tvReview: Some lacklustre performances - but the usual frontrunners continue to excel
Have you tried new the Independent Digital Edition apps?
Arts and Entertainment
Richard Tuttle's installation in the Turbine Hall at the Tate Modern
artAs two major London galleries put textiles in the spotlight, the poor relation of the creative world is getting recognition it deserves
Arts and Entertainment
Hunger Games actress Jena Malone has been rumoured to be playing a female Robin in Batman v Superman
Arts and Entertainment
On top of the world: Actress Cate Blanchett and author Richard Flanagan
artsRichard Flanagan's Man Booker win has put paid to the myth that antipodean artists lack culture
Arts and Entertainment
The Everyman, revamped by Haworth Tompkins
architectureIt beats strong shortlist that included the Shard, the Library of Birmingham, and the London Aquatics Centre
Arts and Entertainment
Justice is served: Robert Downey Jr, Vincent D’Onofrio, Jeremy Strong and Robert Duvall in ‘The Judge’


Arts and Entertainment
Clive Owen (centre) in 'The Knick'


Arts and Entertainment
J.K. Simmons , left, and Miles Teller in a scene from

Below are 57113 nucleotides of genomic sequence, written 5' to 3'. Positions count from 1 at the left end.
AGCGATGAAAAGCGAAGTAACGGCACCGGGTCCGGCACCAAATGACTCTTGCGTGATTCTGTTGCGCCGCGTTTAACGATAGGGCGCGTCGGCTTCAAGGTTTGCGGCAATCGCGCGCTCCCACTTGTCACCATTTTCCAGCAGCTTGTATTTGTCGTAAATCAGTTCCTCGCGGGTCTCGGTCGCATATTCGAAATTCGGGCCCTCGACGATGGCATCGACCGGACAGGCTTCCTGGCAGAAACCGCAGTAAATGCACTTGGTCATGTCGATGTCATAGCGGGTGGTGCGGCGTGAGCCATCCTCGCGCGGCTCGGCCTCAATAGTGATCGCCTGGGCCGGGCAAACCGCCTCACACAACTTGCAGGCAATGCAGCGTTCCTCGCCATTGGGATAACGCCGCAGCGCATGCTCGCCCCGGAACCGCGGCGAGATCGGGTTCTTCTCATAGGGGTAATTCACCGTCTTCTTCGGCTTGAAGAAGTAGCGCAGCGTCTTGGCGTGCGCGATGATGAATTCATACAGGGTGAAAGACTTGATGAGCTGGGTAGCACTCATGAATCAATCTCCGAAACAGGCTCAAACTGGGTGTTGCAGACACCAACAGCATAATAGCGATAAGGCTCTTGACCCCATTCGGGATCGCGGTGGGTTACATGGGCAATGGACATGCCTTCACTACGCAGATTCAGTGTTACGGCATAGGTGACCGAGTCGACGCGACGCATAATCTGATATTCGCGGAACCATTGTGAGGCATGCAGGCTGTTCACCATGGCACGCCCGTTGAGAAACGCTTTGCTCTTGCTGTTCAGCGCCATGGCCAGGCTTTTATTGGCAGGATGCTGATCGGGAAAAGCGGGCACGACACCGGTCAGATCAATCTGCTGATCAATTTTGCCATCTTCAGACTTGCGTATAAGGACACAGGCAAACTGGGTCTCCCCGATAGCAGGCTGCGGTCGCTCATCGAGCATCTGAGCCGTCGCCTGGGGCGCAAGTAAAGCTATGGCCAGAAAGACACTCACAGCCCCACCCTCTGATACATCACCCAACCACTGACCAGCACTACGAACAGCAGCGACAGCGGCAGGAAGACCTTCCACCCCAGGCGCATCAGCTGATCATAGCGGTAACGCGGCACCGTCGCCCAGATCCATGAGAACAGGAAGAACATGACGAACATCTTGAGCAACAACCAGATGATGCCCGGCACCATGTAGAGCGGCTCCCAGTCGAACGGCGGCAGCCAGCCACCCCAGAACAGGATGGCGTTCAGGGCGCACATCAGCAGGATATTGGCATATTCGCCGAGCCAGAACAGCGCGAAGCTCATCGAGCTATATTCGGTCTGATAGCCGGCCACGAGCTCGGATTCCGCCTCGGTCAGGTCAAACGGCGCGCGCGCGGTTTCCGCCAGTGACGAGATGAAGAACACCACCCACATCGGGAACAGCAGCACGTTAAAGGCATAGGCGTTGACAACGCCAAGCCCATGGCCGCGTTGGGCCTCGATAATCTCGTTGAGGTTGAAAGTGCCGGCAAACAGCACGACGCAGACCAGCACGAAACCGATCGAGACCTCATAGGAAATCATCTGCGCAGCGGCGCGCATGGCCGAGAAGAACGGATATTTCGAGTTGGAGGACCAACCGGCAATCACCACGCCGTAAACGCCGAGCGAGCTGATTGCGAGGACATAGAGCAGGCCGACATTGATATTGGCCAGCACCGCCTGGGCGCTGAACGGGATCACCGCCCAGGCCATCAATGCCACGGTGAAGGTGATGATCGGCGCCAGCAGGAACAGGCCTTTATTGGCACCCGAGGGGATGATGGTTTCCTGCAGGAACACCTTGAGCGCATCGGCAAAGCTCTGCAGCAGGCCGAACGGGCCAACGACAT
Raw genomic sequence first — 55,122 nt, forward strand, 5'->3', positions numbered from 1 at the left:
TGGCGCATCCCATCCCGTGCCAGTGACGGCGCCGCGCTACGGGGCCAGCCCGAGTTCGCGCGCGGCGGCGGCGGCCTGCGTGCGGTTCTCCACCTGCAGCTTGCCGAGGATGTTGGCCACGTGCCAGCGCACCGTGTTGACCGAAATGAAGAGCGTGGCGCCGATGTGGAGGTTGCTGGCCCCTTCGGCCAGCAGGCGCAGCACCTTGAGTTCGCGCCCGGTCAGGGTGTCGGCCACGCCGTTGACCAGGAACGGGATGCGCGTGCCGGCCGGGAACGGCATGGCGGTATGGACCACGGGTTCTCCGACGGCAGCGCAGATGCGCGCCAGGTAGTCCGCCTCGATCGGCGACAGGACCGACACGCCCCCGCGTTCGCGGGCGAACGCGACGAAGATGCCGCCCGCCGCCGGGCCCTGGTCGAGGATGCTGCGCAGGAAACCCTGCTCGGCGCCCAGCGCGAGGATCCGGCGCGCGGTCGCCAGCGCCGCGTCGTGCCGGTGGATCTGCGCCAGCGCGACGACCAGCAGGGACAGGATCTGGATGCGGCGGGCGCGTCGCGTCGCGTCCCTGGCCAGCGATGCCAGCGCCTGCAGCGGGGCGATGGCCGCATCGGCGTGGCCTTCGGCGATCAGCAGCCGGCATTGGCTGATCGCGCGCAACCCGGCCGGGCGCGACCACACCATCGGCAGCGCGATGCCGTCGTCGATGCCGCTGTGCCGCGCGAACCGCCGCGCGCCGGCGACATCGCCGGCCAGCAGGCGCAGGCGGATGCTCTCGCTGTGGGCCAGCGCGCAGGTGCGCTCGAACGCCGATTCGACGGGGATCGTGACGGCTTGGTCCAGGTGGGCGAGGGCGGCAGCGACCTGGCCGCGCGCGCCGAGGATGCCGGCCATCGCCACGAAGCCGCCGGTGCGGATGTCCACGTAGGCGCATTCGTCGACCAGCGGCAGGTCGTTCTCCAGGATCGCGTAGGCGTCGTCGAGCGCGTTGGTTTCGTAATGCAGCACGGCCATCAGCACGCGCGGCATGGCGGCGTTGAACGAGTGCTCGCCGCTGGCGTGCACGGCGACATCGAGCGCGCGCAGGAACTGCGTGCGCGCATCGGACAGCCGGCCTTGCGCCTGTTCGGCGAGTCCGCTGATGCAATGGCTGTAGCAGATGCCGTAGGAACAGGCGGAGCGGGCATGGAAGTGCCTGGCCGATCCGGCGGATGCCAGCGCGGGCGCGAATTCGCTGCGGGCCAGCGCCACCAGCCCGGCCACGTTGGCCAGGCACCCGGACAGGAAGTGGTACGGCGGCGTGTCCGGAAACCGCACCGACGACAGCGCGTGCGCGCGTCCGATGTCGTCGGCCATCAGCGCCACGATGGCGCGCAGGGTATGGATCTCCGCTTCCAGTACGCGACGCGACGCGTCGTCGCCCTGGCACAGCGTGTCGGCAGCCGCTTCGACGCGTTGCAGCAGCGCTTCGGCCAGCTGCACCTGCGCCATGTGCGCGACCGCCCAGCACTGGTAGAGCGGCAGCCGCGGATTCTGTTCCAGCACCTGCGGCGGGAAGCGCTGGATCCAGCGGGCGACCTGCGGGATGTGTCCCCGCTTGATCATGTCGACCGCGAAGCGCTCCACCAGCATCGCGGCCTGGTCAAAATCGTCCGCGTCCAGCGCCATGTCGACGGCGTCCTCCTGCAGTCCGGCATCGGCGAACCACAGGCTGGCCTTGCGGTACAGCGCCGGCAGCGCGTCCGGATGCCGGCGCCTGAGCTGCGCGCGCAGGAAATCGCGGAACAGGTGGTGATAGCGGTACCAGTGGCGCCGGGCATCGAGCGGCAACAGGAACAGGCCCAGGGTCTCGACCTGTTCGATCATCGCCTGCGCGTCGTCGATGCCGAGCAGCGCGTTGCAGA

Arts and Entertainment
Team Tenacity pitch their fetching solar powered, mobile phone charging, heated, flashy jacket
tvReview: No one was safe as Lord Sugar shook things up
Owen said he finds films boring but Tom Hanks managed to hold his attention in Forrest Gump
Arts and Entertainment
Bono and Apple CEO Tim Cook announced U2's surprise new album at the iPhone 6 launch
Music Album is set to enter UK top 40 at lowest chart position in 30 years
Arts and Entertainment
The Michael McIntyre Chat Show airs its first episode on Monday 10 March 2014
Arts and Entertainment


These heroes in a half shell should have been left in hibernation
Arts and Entertainment
Richard Flanagan with his novel, The Narrow Road to the Deep North
books'The Narrow Road to the Deep North' sees the writer become the third Australian to win the accolade
Arts and Entertainment
New diva of drama: Kristin Scott Thomas as Electra
Arts and Entertainment
Arts and Entertainment
Daenerys Targaryen, played by Emilia Clarke, faces new problems

Sek, k'athjilari! (That’s “yes, definitely” to non-native speakers).

Arts and Entertainment
Polly Morgan

Arts and Entertainment
The kid: (from left) Oona, Geraldine, Charlie and Eugene Chaplin

Arts and Entertainment
The Banksy image in Folkestone before it was vandalised

Arts and Entertainment

Review: Series 5, episode 4 Downton Abbey